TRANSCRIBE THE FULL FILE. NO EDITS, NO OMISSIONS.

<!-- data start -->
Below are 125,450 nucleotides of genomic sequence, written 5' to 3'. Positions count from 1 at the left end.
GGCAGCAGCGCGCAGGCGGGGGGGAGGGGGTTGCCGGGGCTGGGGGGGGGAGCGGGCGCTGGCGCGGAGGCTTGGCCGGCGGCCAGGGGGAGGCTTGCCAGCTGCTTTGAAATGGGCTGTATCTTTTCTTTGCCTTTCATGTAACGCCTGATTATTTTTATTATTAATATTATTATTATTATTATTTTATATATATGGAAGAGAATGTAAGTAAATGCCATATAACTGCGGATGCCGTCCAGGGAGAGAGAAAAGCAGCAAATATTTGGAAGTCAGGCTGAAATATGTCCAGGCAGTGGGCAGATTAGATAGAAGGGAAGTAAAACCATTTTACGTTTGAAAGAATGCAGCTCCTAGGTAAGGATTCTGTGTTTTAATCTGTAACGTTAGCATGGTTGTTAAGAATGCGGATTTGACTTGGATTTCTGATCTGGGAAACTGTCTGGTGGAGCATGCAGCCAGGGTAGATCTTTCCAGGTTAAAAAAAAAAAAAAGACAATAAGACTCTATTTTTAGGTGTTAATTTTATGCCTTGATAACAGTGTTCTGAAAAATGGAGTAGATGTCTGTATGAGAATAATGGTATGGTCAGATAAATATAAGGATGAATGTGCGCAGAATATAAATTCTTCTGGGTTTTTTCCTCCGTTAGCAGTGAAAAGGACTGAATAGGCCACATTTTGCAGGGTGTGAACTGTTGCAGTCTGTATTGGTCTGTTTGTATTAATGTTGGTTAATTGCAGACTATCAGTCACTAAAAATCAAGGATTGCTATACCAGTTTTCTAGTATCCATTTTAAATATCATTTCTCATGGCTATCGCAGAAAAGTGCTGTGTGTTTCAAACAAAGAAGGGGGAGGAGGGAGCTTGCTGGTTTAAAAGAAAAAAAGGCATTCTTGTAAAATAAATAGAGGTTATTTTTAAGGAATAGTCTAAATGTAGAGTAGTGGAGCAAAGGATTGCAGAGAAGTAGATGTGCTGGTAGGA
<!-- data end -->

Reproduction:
Below are 125,450 nucleotides of genomic sequence, written 5' to 3'. Positions count from 1 at the left end.
GGCAGCAGCGCGCAGGCGGGGGGGAGGGGGTTGCCGGGGCTGGGGGGGGGAGCGGGCGCTGGCGCGGAGGCTTGGCCGGCGGCCAGGGGGAGGCTTGCCAGCTGCTTTGAAATGGGCTGTATCTTTTCTTTGCCTTTCATGTAACGCCTGATTATTTTTATTATTAATATTATTATTATTATTATTTTATATATATGGAAGAGAATGTAAGTAAATGCCATATAACTGCGGATGCCGTCCAGGGAGAGAGAAAAGCAGCAAATATTTGGAAGTCAGGCTGAAATATGTCCAGGCAGTGGGCAGATTAGATAGAAGGGAAGTAAAACCATTTTACGTTTGAAAGAATGCAGCTCCTAGGTAAGGATTCTGTGTTTTAATCTGTAACGTTAGCATGGTTGTTAAGAATGCGGATTTGACTTGGATTTCTGATCTGGGAAACTGTCTGGTGGAGCATGCAGCCAGGGTAGATCTTTCCAGGTTAAAAAAAAAAAAAAGACAATAAGACTCTATTTTTAGGTGTTAATTTTATGCCTTGATAACAGTGTTCTGAAAAATGGAGTAGATGTCTGTATGAGAATAATGGTATGGTCAGATAAATATAAGGATGAATGTGCGCAGAATATAAATTCTTCTGGGTTTTTTCCTCCGTTAGCAGTGAAAAGGACTGAATAGGCCACATTTTGCAGGGTGTGAACTGTTGCAGTCTGTATTGGTCTGTTTGTATTAATGTTGGTTAATTGCAGACTATCAGTCACTAAAAATCAAGGATTGCTATACCAGTTTTCTAGTATCCATTTTAAATATCATTTCTCATGGCTATCGCAGAAAAGTGCTGTGTGTTTCAAACAAAGAAGGGGGAGGAGGGAGCTTGCTGGTTTAAAAGAAAAAAAGGCATTCTTGTAAAATAAATAGAGGTTATTTTTAAGGAATAGTCTAAATGTAGAGTAGTGGAGCAAAGGATTGCAGAGAAGTAGATGTGCTGGTAGGA